NEW ORLEANS -- When is 32 points and 474 yards not enough?
Every other week, if you're the New Orleans Saints.
The same thing happened in a 35-34 loss to the Oakland Raiders in Week 1. And the same thing essentially happened with the defense in 2012, 2014 and 2015, too.
The Saints (0-3) are now on a fast track to their third straight losing season and their fourth in the past five years -- even though Drew Brees once again leads the NFL with 1,062 passing yards and is tied for the league lead with eight TD passes.
Brees wasn't perfect -- in fact, his fourth-quarter interception on a tipped pass was returned 90 yards for a touchdown by Atlanta linebacker Deion Jones to essentially seal the Saints' fate.
But it was the first interception Brees had thrown in more than 300 pass attempts -- snapping the third-longest streak in NFL history. And he still finished the night with 376 yards and three TDs.
The problem with the Saints is that Brees almost has to be perfect for them to win. And it's not a stretch to suggest that New Orleans has wasted the back half of his Hall of Fame career because it can't find a way to fix its defense.
To be fair, the defense has been decimated by injuries so far this season. They were without six or seven projected starters due to injury -- including three members of their secondary (cornerbacks Delvin Breaux and P.J. Williams and safety Kenny Vaccaro) and first-round draft pick Sheldon Rankins.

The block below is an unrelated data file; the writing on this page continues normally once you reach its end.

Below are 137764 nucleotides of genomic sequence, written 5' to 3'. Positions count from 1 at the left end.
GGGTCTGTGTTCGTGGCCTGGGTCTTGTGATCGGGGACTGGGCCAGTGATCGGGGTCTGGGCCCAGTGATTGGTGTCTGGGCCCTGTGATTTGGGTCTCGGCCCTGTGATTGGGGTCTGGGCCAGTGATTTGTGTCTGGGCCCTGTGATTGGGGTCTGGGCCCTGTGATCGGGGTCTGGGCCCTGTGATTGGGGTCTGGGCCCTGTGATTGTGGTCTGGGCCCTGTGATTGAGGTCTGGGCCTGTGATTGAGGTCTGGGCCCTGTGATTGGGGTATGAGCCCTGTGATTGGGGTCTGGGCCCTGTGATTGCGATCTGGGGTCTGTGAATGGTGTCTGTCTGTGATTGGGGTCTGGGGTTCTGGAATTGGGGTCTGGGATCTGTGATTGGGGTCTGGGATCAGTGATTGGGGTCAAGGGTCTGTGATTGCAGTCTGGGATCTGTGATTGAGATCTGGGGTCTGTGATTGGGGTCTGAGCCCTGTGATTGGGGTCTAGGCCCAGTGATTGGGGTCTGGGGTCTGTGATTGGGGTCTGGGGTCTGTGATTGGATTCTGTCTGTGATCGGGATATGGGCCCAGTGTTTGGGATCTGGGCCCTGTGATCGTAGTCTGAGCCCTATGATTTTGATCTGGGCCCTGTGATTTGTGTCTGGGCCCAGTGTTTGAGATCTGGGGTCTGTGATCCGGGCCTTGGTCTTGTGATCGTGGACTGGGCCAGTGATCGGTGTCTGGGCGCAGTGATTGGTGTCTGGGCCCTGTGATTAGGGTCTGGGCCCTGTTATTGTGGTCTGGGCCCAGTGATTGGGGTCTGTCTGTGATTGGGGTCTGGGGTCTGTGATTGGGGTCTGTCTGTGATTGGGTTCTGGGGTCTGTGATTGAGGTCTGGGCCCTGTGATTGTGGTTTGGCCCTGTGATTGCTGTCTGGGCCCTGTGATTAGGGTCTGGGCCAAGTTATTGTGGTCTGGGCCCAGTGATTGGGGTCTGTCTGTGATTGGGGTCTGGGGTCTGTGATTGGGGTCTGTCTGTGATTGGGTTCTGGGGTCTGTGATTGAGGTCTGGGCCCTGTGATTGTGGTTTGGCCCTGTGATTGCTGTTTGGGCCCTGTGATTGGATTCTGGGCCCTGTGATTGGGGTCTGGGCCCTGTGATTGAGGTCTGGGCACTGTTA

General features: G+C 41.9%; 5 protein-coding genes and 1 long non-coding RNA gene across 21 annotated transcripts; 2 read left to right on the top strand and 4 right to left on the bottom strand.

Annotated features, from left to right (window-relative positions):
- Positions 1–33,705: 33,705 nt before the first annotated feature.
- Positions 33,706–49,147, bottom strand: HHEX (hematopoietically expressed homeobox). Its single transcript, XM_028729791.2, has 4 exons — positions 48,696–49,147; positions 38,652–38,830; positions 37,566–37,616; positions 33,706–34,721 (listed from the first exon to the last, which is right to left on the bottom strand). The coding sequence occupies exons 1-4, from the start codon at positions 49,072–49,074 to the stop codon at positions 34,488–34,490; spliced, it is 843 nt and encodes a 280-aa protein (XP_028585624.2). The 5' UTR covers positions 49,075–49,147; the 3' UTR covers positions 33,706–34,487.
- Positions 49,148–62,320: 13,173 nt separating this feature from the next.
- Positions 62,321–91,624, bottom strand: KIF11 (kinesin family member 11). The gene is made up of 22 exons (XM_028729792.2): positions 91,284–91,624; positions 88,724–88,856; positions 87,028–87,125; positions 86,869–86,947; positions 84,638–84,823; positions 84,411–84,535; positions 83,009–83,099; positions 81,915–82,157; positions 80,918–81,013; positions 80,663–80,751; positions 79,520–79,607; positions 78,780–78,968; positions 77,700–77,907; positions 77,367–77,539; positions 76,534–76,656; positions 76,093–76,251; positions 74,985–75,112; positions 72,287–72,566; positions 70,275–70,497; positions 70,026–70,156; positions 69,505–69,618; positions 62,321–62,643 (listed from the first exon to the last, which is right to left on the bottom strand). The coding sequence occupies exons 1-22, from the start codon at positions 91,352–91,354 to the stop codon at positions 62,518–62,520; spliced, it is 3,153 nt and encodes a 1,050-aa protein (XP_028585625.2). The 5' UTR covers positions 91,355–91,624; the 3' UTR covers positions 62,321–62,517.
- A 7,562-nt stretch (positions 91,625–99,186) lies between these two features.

But even before that, the Saints set NFL records for the most TD passes allowed in a season last year (45), the highest opponents' passer rating in a season last year (116.1) and the most yards allowed in a season in 2012 (7,042).
On this Monday night, the Saints allowed 442 yards and allowed touchdowns on five straight possessions at one point. Stunningly, they held dynamic Atlanta receiver Julio Jones to one catch for 16 yards. But they weren't nearly good enough against the run, with Atlanta's Devonta Freeman gaining more than 200 yards rushing and receiving and Tevin Coleman adding 89 more.
The worst play of the entire night, however, came after a three-and-out by the Saints defense on Atlanta's opening drive.
Saints rookie cornerback De'Vante Harris ran into return man Tommylee Lewis on the punt. Then Harris compounded his mistake by trying to catch the ball out of the air -- and fumbled it away to Atlanta.
"It's a terrible play," Saints coach Sean Payton said bluntly. "We're fair-catching. He's gotta avoid the contact. It's two mistakes, runs into the returner, then tries to pick the ball up. It's bad. That's two weeks in a row now that we make a play (like that) on special teams. We don't have that margin for error."